In June 2008, Boston stood atop the sports world; the Celtics had just won their first championship since 1986 with their new “Big 3”, the Red Sox were reigning World Series champs with David Ortiz and Manny Ramirez, one of the best 3-4 punches in MLB history, and the Patriots were one drive away from becoming the first team to ever go 19-0. The Bruins, on the other hand, were not quite at the same heights as the other Boston teams, leading to jokes around the country thanking the Bruins for giving other cities a chance.
Despite all this dominance, Boston only held 2 out of the 4 major professional sports league championships that year. Only once has a city controlled three out of the four major championships at the same time. This was in 1935, when the city of Detroit had the NFL Champion Lions, the World Series winning Tigers and the Stanley Cup Champion Red Wings. No team has ever held all four titles at the same time. The closest a city has come to true dominance was in 2002, when the city of Los Angeles had the winners of the NBA (Lakers) and MLB (Angels), as well as the smaller leagues MLS (Galaxy) and WNBA (Sparks).
Fast forward to April 2019, and Boston once again controls two out of the four major championships. In October, the Red Sox saw off the Los Angeles Dodgers in five games to win their fourth World Series title since breaking the curse in 2004. In February, the Patriots defeated the Los Angeles Rams 13-3 to win their sixth Super Bowl since 2002 and continue their awe inspiring dynasty.
Currently, Boston’s other two major professional sports teams are in the midst of playoff runs. The Bruins defeated the Toronto Maple Leafs in Game 7 of a very tense opening round series, and fortunately do not have to face the record setting Tampa Bay Lightning in the second round, as the Lightning were swept by the Columbus Blue Jackets. The Celtics are coming off a sweep of the Indiana Pacers, and face the Greek Freak and the Milwaukee Bucks in Round 2. It is very plausible that Boston could become the first city since 1935 to control three out of the four major championships.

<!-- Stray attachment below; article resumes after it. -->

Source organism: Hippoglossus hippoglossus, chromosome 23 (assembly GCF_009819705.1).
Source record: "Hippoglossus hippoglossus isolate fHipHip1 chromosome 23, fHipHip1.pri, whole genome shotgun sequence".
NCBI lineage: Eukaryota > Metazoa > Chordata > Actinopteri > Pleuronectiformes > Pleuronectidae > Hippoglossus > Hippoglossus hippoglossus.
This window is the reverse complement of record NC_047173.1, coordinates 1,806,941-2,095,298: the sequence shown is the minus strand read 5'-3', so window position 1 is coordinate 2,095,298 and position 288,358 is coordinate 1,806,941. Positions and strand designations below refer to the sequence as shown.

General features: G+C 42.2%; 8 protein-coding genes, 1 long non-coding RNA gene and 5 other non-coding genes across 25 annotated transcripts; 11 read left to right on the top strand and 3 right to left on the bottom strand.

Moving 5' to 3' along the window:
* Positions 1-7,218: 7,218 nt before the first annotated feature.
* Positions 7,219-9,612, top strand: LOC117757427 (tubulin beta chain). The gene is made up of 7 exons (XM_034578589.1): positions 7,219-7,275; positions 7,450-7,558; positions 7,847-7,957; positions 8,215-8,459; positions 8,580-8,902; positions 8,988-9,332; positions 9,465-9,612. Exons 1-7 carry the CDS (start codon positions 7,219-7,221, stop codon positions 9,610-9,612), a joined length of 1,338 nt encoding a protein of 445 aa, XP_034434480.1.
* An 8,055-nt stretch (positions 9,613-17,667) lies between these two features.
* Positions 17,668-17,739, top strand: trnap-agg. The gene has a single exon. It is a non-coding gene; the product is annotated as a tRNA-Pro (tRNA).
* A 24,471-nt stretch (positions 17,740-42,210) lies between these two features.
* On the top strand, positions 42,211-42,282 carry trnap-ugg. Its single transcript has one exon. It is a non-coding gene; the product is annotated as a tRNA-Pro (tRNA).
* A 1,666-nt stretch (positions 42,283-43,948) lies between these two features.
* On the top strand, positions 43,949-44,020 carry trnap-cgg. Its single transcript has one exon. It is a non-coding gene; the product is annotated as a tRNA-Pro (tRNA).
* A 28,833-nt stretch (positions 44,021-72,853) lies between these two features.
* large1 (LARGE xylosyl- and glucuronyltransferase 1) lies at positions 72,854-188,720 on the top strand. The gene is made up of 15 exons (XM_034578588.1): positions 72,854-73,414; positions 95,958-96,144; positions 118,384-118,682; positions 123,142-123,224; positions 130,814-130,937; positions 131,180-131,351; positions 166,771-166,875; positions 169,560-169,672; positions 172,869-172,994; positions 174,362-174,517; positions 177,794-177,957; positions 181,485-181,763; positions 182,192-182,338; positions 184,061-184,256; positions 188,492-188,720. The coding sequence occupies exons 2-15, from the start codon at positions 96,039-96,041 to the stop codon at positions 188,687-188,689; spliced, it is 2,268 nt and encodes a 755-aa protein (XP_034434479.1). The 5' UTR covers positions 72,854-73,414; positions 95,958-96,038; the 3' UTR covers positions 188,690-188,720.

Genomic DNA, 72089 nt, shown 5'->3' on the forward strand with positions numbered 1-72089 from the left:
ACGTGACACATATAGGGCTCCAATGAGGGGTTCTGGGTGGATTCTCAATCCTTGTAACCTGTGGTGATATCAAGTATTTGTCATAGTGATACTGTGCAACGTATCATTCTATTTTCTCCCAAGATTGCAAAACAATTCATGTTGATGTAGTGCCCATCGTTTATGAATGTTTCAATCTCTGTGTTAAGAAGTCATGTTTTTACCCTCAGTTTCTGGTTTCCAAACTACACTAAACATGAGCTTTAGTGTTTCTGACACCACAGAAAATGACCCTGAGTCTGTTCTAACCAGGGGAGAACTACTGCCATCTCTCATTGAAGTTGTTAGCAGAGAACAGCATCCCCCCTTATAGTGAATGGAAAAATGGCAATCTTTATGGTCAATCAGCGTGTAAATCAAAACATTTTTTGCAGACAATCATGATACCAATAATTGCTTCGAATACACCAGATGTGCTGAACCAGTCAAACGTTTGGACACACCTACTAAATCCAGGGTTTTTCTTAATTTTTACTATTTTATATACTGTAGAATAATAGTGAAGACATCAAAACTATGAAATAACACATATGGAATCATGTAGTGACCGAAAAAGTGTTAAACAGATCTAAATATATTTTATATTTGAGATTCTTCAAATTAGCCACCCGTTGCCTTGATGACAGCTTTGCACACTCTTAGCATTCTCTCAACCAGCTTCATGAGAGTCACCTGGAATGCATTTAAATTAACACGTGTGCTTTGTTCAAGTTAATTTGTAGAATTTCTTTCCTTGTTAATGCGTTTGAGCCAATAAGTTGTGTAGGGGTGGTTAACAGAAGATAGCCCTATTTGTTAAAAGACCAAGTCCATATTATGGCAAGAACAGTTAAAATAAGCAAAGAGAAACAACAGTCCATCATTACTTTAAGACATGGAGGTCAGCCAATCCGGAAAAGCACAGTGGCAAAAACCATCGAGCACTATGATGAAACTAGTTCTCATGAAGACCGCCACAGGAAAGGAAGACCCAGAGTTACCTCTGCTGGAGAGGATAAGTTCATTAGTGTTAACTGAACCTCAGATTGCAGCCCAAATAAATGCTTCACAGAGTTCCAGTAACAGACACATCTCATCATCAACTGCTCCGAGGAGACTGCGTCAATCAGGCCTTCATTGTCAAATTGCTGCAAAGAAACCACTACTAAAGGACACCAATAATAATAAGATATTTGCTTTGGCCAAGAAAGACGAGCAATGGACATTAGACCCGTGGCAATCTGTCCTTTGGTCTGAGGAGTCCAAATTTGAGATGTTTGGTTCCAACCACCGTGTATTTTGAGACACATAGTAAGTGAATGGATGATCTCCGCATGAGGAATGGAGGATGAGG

In 2015, on the back of the famous Seahawks-Patriots Super Bowl, former HSAC Co-President Harrison Chase dubbed Boston “The Most Successful Sports City Of the 21st Century”. However, if Boston were to win one (or both) of the championships that are currently up for grabs, it would rightfully gain the right to call itself “TitleTown.”
We wanted to take a look at this possibility, and be able to quantify the probability of Boston holding three or four major professional sports championships at the same time this year. To do this, we simulated the remainder of the NBA and NHL playoffs 100,000 times using a Glicko model fit separately for the NBA and NHL that has been used to generate predictions showcased here and here. The ratings for each team have been updated to reflect the game results in the first round. Thus, we consider the Columbus Blue Jackets to be a stronger team than we did in our previous simulations. If you are interested in learning about the technical details of this Glicko model, please reach out to me on Twitter @andrew_puopolo or by email at email@example.com.
The first thing we wanted to take a look at was each of the two team’s current probability of reaching the subsequent three rounds of the playoffs:
The distributions for both teams are quite different. In each series, the Bruins are considered favorites and the Celtics are considered underdogs.
Next, we will take a look at the conditional probability of the Bruins and Celtics winning the Championship given they advance to each round of the playoffs.
What this table tells us is that the Celtics would have a 28.4% chance of winning the NBA Finals if they win the Eastern Conference. The first row of the table is the same as the last row of the previous table, as they both measure the current title odds. These probabilities are not exact, and are dependent on opponents in subsequent rounds. For example, if the Celtics were to beat the Bucks, their title odds are likely to be greater than 10% if their Eastern Conference Finals opponent is the Philadelphia 76ers, and less than 10% if the opponent is the Toronto Raptors.
Finally, we will take a look at Boston’s path to potential dominance, and how the probability of Boston holding 3 or 4 championships at the same time changes as each team progresses through the playoffs. Since the NHL playoffs are generally a week ahead of the NBA playoffs, each Bruins series is likely to wrap up before the Celtics series, and we will consider six distinct “steps” between Boston and history, namely each series in each sport. If either team is eliminated, then the probabilities of Boston winning a third championship are the same as the relevant probability in the previous chart. Each Celtics probability assumes that the Bruins have already won their series in the current round.
These probabilities represent Boston’s chances of attaining Titletown status after each “step” of the process.
Overall, the chances of Boston taking home a championship in either basketball or hockey this year is still relatively low, as the Celtics are unlikely to raise Banner 18. However, this storyline is an interesting one to follow if both Boston teams get past their second round opponents.
If you have any questions or comments, please reach out to Andrew on Twitter @andrew_puopolo or by email at firstname.lastname@example.org.